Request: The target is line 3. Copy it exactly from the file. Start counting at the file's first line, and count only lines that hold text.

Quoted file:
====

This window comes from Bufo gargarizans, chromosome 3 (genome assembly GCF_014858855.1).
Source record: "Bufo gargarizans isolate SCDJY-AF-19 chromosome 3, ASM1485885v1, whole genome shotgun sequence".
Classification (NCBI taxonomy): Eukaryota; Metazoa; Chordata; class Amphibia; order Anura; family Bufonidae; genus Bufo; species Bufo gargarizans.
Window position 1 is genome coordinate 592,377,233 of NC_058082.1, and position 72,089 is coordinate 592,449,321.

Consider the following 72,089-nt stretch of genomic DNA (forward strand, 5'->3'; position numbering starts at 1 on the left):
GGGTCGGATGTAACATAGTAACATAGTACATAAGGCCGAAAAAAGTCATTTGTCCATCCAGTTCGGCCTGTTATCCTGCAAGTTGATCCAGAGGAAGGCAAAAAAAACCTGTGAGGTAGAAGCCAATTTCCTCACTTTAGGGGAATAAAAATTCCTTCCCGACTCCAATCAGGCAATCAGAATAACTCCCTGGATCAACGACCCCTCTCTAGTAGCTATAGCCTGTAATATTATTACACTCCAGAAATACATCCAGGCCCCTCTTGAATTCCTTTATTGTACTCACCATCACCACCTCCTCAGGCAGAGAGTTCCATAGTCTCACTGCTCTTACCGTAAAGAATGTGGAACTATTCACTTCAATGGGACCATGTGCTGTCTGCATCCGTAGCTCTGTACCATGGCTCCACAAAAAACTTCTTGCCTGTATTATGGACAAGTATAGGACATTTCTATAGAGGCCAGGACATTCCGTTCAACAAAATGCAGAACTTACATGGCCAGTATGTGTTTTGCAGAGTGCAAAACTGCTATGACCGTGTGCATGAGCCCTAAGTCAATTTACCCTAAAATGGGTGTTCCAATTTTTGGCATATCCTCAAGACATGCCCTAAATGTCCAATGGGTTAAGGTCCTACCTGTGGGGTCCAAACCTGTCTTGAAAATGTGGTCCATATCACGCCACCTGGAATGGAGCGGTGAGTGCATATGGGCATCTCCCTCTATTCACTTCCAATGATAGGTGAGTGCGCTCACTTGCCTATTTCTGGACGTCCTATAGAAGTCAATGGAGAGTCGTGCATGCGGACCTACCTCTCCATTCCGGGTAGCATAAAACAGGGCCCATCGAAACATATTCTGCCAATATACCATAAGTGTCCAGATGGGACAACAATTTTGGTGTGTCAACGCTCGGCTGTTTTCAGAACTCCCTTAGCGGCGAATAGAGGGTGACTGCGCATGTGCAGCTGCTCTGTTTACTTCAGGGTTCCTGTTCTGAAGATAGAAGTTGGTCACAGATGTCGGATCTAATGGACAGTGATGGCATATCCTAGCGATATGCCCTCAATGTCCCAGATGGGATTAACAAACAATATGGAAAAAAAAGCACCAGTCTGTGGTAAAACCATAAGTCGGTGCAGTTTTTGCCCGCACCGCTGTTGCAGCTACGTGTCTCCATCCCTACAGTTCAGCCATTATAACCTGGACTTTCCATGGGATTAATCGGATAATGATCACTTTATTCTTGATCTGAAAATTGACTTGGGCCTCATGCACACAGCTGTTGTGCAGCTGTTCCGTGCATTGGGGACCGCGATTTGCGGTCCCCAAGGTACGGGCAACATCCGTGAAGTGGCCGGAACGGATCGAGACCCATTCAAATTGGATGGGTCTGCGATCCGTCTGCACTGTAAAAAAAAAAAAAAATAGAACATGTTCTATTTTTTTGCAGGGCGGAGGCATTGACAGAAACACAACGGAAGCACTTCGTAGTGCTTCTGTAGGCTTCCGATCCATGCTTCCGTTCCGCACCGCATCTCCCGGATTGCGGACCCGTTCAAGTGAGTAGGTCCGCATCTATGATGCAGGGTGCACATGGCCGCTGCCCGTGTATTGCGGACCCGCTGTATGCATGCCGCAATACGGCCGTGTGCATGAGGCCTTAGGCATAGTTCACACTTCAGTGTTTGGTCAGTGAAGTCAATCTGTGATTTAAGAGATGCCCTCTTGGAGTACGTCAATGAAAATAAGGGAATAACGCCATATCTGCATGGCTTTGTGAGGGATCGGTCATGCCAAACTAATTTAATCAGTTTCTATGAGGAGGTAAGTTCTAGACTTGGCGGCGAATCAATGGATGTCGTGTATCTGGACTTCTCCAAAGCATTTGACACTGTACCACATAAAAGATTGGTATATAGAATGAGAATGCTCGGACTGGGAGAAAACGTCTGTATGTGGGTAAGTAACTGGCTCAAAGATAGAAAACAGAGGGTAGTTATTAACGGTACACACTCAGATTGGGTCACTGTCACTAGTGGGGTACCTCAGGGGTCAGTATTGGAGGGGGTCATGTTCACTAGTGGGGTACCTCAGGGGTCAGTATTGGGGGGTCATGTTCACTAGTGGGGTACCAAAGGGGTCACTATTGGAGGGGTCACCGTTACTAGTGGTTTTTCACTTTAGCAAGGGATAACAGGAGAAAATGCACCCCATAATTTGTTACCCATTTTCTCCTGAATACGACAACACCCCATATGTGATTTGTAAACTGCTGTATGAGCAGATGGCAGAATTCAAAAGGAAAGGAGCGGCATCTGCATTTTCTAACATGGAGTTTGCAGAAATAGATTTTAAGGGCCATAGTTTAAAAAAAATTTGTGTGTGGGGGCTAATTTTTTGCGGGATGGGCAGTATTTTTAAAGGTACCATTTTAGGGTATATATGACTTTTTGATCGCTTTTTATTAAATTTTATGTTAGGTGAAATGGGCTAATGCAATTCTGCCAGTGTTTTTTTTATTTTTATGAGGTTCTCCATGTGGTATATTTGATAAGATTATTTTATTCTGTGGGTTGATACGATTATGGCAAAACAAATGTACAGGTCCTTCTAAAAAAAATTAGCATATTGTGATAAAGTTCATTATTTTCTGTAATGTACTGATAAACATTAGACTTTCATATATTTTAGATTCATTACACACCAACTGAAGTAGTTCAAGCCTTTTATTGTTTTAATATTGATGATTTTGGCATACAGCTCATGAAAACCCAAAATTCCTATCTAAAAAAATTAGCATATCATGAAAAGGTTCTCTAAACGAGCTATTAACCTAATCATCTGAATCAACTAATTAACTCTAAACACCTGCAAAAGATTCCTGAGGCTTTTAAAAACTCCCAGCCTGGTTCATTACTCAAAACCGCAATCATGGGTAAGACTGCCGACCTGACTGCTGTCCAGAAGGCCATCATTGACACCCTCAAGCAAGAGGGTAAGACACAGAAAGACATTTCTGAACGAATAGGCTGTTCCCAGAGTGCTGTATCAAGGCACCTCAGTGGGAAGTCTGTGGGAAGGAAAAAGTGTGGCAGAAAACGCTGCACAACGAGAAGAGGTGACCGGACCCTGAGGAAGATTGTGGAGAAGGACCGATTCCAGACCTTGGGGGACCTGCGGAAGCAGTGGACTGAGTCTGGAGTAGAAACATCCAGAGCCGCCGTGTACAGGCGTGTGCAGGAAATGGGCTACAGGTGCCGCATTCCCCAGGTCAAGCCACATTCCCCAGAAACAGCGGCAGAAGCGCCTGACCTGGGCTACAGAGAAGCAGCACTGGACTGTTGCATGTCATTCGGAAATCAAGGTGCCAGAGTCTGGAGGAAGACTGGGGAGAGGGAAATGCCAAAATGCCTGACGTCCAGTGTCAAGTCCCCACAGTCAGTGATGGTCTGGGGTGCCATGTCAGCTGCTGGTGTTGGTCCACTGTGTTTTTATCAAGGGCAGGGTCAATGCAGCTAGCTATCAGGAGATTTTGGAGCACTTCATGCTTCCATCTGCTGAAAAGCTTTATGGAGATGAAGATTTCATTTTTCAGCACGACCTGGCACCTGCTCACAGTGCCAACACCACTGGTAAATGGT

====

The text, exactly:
Classification (NCBI taxonomy): Eukaryota; Metazoa; Chordata; class Amphibia; order Anura; family Bufonidae; genus Bufo; species Bufo gargarizans.